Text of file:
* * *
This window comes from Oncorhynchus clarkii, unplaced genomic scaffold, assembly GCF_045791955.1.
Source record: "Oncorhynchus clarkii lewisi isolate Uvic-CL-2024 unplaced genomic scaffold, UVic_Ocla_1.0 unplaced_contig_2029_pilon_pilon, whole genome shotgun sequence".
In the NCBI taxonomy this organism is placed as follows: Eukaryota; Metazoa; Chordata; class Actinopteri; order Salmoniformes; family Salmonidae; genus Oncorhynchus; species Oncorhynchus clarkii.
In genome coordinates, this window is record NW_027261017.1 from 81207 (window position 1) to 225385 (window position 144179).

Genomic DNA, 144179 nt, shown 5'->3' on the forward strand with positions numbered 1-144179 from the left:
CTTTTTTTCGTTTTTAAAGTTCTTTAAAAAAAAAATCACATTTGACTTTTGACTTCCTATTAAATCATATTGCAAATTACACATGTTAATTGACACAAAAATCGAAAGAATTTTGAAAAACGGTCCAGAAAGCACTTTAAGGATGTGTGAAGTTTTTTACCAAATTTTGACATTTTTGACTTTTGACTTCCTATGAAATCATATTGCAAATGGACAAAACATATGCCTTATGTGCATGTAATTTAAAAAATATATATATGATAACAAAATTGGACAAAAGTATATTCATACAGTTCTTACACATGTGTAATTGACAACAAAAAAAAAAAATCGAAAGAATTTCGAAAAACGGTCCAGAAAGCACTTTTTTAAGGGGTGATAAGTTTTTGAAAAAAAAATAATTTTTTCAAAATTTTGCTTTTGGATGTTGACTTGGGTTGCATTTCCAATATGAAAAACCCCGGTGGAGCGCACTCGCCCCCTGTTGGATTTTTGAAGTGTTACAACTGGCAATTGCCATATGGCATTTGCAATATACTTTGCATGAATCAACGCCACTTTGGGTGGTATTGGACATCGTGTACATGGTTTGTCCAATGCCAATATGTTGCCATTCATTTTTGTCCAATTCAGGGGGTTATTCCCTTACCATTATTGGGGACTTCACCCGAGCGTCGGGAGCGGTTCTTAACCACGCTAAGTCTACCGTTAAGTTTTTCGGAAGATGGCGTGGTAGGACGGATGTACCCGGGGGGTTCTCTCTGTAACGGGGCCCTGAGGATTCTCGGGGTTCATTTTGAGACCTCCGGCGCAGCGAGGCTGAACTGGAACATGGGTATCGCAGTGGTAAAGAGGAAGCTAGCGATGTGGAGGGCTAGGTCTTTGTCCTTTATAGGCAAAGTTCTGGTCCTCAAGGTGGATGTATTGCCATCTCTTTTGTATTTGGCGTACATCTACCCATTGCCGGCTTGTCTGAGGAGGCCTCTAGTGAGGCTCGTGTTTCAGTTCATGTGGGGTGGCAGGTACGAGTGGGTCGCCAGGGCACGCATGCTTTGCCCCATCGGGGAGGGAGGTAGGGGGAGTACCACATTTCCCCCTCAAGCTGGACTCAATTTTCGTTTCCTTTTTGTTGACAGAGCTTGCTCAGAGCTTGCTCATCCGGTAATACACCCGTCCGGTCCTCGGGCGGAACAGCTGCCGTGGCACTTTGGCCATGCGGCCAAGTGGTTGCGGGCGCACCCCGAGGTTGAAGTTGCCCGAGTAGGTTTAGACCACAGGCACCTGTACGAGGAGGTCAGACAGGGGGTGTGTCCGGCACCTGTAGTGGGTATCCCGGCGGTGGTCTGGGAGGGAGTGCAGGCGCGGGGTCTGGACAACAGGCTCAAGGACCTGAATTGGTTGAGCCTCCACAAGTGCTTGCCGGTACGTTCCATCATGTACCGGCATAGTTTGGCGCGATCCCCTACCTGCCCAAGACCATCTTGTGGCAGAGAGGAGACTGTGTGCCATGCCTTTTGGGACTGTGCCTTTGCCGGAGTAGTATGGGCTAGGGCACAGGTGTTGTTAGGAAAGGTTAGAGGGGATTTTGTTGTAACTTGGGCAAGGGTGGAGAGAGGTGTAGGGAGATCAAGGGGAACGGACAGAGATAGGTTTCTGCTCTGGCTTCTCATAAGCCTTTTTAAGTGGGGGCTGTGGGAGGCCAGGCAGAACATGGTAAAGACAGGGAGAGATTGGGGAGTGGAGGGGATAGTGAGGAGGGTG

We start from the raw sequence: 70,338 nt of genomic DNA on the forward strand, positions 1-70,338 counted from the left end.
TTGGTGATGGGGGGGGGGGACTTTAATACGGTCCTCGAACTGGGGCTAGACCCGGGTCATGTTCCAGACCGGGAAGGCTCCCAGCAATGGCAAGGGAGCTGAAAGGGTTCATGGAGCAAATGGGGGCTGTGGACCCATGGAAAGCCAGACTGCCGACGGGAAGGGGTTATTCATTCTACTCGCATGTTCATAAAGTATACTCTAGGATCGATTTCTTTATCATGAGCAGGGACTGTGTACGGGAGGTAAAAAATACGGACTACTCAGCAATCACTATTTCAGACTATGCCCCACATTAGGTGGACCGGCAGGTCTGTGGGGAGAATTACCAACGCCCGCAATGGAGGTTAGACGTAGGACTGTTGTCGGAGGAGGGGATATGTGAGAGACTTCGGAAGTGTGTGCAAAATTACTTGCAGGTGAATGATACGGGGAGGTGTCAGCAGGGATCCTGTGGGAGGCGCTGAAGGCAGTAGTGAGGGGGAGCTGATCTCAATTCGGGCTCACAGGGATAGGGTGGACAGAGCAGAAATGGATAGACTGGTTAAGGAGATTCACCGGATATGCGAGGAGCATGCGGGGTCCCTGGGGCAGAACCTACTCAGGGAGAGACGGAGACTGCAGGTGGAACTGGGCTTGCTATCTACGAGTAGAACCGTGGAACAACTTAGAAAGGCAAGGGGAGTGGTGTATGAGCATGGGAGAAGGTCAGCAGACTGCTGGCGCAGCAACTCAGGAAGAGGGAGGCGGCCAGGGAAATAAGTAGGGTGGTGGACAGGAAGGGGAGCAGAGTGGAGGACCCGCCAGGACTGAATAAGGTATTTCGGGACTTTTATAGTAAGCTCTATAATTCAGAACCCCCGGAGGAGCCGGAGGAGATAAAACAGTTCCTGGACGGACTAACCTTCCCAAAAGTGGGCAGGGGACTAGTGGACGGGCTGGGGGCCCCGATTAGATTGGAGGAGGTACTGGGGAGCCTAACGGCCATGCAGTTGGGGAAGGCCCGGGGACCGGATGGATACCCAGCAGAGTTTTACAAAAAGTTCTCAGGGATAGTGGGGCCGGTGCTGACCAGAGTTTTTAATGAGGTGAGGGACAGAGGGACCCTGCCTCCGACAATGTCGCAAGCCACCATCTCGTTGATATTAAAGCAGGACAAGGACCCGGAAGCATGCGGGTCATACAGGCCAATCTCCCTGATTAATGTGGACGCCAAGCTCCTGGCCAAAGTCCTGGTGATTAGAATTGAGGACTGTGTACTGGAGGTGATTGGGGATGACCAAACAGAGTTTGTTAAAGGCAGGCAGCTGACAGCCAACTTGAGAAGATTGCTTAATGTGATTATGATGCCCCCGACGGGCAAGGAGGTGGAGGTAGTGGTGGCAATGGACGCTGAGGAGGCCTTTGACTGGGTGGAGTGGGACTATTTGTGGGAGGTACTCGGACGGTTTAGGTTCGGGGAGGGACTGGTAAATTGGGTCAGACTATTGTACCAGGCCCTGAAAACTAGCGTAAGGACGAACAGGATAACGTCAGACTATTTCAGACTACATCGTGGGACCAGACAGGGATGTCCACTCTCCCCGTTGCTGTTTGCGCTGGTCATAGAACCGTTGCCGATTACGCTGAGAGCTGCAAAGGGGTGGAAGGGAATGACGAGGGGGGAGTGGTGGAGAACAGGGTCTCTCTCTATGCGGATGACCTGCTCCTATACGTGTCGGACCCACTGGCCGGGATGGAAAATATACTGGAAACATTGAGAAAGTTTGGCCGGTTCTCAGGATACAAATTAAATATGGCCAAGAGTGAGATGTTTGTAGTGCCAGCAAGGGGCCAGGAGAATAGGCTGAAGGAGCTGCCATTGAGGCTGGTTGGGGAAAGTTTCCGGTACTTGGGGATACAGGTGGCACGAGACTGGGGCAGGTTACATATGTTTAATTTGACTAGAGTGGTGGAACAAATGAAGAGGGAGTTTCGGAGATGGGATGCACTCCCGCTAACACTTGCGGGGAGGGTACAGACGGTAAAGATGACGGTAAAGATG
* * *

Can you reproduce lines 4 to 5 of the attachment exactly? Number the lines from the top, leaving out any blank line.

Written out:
In genome coordinates, this window is record NW_027261017.1 from 81207 (window position 1) to 225385 (window position 144179).

Genomic DNA, 144179 nt, shown 5'->3' on the forward strand with positions numbered 1-144179 from the left: